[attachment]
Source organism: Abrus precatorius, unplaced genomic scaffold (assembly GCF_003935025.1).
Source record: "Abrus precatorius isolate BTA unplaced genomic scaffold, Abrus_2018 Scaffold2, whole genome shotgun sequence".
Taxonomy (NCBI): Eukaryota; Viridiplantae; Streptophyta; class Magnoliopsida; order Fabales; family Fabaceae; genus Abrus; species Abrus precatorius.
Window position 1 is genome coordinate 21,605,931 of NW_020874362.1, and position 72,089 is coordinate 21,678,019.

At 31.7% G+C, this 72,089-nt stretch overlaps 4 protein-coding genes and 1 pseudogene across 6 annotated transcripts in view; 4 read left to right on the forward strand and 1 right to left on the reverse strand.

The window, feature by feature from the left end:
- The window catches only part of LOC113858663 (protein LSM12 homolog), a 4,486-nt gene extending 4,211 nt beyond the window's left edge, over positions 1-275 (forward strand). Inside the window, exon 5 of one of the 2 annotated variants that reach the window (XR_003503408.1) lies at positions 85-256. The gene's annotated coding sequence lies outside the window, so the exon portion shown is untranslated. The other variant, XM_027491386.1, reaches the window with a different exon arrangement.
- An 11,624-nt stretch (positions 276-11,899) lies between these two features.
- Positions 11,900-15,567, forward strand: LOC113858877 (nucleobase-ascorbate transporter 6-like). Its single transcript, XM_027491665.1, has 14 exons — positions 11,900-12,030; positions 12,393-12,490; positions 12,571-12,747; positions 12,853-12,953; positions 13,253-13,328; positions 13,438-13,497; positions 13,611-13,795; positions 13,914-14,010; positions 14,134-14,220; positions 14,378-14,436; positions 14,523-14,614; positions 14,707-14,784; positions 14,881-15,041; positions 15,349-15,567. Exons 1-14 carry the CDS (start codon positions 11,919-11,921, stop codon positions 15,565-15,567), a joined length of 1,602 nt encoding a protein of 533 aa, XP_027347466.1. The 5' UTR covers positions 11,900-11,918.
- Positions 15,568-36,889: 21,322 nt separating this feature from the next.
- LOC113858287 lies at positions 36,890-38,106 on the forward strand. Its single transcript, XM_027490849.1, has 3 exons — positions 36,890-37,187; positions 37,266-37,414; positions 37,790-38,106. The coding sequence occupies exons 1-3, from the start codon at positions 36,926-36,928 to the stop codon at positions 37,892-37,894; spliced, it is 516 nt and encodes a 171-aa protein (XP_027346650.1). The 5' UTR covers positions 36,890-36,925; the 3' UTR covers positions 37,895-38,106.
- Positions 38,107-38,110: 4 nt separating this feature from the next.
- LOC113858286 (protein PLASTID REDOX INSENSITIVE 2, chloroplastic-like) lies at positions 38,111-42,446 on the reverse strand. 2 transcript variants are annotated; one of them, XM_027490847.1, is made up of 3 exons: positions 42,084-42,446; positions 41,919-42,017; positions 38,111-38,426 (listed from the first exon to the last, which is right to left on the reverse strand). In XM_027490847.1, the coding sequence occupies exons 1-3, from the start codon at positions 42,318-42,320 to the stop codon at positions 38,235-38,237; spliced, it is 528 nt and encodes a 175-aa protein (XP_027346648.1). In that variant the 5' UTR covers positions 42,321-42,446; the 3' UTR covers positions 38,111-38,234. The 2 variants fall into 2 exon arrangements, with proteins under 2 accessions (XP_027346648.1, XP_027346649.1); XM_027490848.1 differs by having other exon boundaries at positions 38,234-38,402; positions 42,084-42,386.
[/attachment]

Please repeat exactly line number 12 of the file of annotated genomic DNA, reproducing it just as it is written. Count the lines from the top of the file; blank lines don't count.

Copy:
- Positions 38,107-38,110: 4 nt separating this feature from the next.